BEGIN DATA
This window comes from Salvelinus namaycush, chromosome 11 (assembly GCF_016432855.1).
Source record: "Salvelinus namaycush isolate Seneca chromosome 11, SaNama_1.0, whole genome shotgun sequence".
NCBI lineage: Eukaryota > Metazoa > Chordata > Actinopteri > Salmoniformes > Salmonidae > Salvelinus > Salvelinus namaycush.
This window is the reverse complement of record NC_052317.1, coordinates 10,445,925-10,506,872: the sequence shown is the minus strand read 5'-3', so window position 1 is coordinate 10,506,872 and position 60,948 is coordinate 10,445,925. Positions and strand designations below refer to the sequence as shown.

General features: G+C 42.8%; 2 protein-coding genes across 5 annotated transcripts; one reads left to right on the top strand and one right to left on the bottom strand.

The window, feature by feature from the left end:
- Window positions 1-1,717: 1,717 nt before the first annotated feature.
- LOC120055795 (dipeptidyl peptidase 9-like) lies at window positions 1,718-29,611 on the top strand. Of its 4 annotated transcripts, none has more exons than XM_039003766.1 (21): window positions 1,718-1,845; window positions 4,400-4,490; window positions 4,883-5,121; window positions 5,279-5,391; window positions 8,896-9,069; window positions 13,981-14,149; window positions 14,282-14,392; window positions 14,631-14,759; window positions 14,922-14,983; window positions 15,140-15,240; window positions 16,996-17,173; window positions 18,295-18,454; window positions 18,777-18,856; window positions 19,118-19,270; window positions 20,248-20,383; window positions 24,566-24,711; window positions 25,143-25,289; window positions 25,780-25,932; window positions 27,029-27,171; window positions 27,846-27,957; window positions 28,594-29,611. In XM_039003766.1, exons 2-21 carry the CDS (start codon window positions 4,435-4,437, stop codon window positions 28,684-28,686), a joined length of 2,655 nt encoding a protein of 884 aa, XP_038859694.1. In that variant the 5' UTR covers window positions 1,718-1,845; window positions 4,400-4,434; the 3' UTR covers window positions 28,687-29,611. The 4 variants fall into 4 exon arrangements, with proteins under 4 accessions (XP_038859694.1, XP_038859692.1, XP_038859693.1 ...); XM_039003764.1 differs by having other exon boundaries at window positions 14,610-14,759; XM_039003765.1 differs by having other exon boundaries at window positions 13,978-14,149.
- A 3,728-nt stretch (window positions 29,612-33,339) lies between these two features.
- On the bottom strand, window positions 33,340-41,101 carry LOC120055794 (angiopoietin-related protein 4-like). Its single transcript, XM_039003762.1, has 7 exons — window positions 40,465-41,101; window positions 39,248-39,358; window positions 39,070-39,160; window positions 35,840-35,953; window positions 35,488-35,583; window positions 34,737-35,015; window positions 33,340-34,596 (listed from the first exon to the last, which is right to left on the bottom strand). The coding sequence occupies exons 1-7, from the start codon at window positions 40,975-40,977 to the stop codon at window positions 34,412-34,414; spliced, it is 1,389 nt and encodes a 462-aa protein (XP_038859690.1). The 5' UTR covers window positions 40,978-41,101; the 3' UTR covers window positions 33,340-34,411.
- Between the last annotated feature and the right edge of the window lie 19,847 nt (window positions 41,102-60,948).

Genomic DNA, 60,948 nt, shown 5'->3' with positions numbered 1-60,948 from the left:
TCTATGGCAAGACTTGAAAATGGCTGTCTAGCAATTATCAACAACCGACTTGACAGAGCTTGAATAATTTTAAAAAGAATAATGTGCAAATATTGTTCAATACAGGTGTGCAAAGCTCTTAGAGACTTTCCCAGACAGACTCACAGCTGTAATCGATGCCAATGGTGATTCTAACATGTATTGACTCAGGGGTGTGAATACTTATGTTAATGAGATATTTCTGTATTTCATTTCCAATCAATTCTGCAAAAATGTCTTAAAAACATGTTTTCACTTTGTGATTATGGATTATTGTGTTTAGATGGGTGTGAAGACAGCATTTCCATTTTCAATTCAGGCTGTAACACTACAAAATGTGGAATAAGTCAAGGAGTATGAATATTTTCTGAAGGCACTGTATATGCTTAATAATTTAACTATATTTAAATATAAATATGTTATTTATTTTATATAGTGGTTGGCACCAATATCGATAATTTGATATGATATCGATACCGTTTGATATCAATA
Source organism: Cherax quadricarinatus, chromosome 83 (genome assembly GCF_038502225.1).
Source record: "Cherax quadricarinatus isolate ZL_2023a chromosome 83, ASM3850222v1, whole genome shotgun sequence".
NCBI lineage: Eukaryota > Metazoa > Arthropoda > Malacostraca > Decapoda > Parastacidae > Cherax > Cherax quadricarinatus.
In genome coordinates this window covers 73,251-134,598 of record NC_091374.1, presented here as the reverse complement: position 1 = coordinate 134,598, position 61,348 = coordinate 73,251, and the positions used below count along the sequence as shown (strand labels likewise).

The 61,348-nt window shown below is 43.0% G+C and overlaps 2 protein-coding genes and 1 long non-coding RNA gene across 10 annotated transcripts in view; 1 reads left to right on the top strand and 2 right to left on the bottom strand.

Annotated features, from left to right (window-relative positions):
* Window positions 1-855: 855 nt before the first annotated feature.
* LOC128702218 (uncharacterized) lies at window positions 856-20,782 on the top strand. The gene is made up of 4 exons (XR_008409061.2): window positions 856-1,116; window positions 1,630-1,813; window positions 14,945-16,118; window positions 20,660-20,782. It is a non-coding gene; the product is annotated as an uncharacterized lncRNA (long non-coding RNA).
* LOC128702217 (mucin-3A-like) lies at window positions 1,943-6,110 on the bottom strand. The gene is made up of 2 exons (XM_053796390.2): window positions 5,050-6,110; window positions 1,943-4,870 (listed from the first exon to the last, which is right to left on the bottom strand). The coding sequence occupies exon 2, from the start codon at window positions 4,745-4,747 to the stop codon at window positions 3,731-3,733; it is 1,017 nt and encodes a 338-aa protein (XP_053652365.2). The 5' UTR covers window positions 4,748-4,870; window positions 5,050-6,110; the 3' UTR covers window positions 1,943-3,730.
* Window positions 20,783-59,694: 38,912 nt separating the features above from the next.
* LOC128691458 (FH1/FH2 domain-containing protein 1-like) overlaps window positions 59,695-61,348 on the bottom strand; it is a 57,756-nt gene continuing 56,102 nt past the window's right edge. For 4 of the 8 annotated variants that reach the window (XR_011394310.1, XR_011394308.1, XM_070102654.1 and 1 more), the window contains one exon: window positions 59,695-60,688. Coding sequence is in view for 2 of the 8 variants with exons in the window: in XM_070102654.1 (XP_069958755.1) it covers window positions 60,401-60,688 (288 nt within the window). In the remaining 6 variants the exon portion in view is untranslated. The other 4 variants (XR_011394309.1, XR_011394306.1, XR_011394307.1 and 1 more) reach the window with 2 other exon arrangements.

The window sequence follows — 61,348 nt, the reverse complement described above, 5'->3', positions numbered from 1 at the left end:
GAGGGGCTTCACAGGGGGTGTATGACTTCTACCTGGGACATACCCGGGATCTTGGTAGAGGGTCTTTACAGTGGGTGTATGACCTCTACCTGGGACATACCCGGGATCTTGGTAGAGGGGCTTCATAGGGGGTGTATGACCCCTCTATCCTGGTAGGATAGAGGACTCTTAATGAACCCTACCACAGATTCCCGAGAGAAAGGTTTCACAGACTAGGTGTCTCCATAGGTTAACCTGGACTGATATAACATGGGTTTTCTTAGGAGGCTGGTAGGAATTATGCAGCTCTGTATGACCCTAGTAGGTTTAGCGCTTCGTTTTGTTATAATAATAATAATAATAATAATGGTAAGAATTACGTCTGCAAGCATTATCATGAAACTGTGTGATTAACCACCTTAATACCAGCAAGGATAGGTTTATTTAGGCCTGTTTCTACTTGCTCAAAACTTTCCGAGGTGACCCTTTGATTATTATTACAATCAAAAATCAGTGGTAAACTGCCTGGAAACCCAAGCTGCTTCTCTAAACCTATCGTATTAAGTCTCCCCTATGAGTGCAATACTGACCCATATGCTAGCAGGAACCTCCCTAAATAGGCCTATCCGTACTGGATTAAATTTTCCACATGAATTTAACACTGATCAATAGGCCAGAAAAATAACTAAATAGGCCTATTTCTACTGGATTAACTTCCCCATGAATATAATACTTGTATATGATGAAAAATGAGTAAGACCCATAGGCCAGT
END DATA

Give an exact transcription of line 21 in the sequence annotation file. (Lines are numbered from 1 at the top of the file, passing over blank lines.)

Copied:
* LOC128702218 (uncharacterized) lies at window positions 856-20,782 on the top strand. The gene is made up of 4 exons (XR_008409061.2): window positions 856-1,116; window positions 1,630-1,813; window positions 14,945-16,118; window positions 20,660-20,782. It is a non-coding gene; the product is annotated as an uncharacterized lncRNA (long non-coding RNA).